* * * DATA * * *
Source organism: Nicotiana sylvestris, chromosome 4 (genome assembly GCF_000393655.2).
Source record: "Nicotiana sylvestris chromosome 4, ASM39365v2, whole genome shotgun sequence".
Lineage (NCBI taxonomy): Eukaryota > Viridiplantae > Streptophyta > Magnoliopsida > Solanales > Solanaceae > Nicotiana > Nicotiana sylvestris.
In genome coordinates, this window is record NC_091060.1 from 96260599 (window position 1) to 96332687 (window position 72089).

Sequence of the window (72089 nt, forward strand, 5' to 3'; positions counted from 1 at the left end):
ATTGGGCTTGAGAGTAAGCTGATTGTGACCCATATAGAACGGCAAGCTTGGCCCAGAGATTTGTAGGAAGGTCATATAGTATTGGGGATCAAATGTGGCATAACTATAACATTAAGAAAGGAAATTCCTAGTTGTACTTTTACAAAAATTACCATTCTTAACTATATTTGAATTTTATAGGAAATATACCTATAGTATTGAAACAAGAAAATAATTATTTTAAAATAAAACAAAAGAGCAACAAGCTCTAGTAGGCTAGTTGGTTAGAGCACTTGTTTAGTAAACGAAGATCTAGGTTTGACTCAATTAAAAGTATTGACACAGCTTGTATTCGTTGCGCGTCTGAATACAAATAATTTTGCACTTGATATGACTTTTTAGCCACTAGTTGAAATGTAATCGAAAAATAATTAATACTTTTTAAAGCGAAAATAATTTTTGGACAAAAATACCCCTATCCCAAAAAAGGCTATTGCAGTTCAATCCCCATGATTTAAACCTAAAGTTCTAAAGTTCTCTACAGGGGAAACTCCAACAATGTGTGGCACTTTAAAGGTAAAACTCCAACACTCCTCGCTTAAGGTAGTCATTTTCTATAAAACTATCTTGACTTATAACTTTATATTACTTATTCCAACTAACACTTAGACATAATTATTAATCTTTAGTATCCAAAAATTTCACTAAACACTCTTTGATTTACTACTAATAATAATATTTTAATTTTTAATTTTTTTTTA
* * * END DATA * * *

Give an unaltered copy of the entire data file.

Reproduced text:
Source organism: Nicotiana sylvestris, chromosome 4 (genome assembly GCF_000393655.2).
Source record: "Nicotiana sylvestris chromosome 4, ASM39365v2, whole genome shotgun sequence".
Lineage (NCBI taxonomy): Eukaryota > Viridiplantae > Streptophyta > Magnoliopsida > Solanales > Solanaceae > Nicotiana > Nicotiana sylvestris.
In genome coordinates, this window is record NC_091060.1 from 96260599 (window position 1) to 96332687 (window position 72089).

Sequence of the window (72089 nt, forward strand, 5' to 3'; positions counted from 1 at the left end):
ATTGGGCTTGAGAGTAAGCTGATTGTGACCCATATAGAACGGCAAGCTTGGCCCAGAGATTTGTAGGAAGGTCATATAGTATTGGGGATCAAATGTGGCATAACTATAACATTAAGAAAGGAAATTCCTAGTTGTACTTTTACAAAAATTACCATTCTTAACTATATTTGAATTTTATAGGAAATATACCTATAGTATTGAAACAAGAAAATAATTATTTTAAAATAAAACAAAAGAGCAACAAGCTCTAGTAGGCTAGTTGGTTAGAGCACTTGTTTAGTAAACGAAGATCTAGGTTTGACTCAATTAAAAGTATTGACACAGCTTGTATTCGTTGCGCGTCTGAATACAAATAATTTTGCACTTGATATGACTTTTTAGCCACTAGTTGAAATGTAATCGAAAAATAATTAATACTTTTTAAAGCGAAAATAATTTTTGGACAAAAATACCCCTATCCCAAAAAAGGCTATTGCAGTTCAATCCCCATGATTTAAACCTAAAGTTCTAAAGTTCTCTACAGGGGAAACTCCAACAATGTGTGGCACTTTAAAGGTAAAACTCCAACACTCCTCGCTTAAGGTAGTCATTTTCTATAAAACTATCTTGACTTATAACTTTATATTACTTATTCCAACTAACACTTAGACATAATTATTAATCTTTAGTATCCAAAAATTTCACTAAACACTCTTTGATTTACTACTAATAATAATATTTTAATTTTTAATTTTTTTTTA